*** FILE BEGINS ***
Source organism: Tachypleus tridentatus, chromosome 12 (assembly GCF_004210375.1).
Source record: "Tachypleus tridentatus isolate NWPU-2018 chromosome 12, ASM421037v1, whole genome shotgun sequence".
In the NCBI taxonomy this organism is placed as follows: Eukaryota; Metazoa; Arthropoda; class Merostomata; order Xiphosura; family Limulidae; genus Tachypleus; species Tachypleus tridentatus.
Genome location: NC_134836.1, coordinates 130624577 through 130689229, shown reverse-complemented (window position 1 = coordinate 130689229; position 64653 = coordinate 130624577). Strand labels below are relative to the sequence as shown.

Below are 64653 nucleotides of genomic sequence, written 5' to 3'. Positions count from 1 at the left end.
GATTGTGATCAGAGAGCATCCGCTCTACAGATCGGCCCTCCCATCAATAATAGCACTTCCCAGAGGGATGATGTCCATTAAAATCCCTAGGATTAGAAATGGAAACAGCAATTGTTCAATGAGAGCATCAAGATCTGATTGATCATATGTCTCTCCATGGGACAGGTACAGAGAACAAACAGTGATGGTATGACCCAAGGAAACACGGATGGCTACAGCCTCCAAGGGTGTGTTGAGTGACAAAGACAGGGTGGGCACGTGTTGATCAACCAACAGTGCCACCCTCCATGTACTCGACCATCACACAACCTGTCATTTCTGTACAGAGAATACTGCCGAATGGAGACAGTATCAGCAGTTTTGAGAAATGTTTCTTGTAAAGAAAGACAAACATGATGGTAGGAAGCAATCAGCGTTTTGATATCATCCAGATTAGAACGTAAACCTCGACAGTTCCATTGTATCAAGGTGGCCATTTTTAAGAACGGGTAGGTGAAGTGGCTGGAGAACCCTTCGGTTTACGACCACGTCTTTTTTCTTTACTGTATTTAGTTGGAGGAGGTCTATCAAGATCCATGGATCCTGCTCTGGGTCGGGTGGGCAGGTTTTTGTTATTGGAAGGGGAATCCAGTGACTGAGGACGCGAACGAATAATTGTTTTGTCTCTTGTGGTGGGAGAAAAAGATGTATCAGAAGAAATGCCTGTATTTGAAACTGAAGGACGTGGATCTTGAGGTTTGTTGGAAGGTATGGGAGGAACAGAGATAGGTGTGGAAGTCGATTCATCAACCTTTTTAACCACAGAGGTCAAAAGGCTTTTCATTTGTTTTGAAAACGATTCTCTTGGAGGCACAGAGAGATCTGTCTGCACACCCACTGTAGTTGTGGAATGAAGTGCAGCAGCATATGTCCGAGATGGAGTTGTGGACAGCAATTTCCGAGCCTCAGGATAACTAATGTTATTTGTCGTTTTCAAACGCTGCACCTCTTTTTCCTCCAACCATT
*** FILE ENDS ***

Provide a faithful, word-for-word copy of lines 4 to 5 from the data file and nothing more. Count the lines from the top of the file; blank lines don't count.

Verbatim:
Genome location: NC_134836.1, coordinates 130624577 through 130689229, shown reverse-complemented (window position 1 = coordinate 130689229; position 64653 = coordinate 130624577). Strand labels below are relative to the sequence as shown.

Below are 64653 nucleotides of genomic sequence, written 5' to 3'. Positions count from 1 at the left end.